Malachi 1:1-15 “The Weariness of Waiting”
As you know by now, this is the advent season. This is the time of year when we are reminded of two things, the expectation of Israel for the Messiah, and our expectation as Christians for the second coming of Christ.
Now, this year in advent, we are going to be looking at the last book of the Old Testament as a preparation for Christmas.
Malachi is the last book of the Bible. It is a book of prophecy, probably written about 450 BC.
It was written by the prophet Malachi, and it is addressed to the people of Israel.
Just a little over view of this book. This brief book of the old testament was written Around the time of Ezra and Nehemiah and parallels some of the themes of those two minor prophets.
It was written to the people of God and addresses not blatant idolatry, but a relative dead orthodoxy. It is speaking to people who were following God’s commandments of the law, but were half hearted in their approach. They were serving God, but had lost their zeal for God’s promise and had stopped looking to His promise. This Book, though written over two thousand years ago speaks very much to our day today. You see while were are living after the coming of Christ that this prophecy speaks of, we are also living in expectation of His promise to return, and just as the people of God in this time had grown weary in their waiting, we too can be tempted to grow complacent and half hearted in our worship as we await His second coming.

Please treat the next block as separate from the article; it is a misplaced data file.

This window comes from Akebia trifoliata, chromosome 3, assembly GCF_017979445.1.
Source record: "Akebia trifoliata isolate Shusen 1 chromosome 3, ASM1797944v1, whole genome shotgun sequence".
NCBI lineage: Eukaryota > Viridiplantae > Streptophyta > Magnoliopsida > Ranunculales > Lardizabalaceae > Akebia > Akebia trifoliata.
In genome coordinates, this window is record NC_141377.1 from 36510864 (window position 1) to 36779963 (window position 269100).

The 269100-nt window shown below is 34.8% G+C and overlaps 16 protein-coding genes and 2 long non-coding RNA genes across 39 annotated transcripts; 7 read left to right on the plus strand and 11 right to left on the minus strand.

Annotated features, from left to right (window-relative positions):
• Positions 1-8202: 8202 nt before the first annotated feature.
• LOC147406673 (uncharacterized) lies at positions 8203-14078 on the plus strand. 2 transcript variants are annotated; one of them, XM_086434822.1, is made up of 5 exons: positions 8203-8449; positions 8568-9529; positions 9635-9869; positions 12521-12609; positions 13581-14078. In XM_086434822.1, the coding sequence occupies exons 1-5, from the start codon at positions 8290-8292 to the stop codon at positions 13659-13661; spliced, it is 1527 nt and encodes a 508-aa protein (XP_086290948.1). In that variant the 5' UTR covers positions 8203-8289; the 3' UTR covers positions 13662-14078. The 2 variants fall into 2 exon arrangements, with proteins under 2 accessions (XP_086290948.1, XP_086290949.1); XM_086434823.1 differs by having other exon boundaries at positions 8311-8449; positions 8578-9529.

In this series, what I hope to do is to kindle the same type of expectation and worship that God was looking for in his people as he spoke through the prophet Malachi. So, just as a heads up, for the next three weeks what I hope to do is to cultivate an atmosphere of longing in our midst. Now the difficulty in that is to take some time and dwell on some of the bad news about our situation before we can begin looking to the hope that is coming in the promise of Christ’s return.
We will start with the good news though, but be forewarned, we may end with some bad news in order to create the sense of looking for the preferred future.
The first thing we need to see is that as God is preparing to chastise His children, he wants to make sure that we are keenly aware that His chastisement is coming from a place of Love.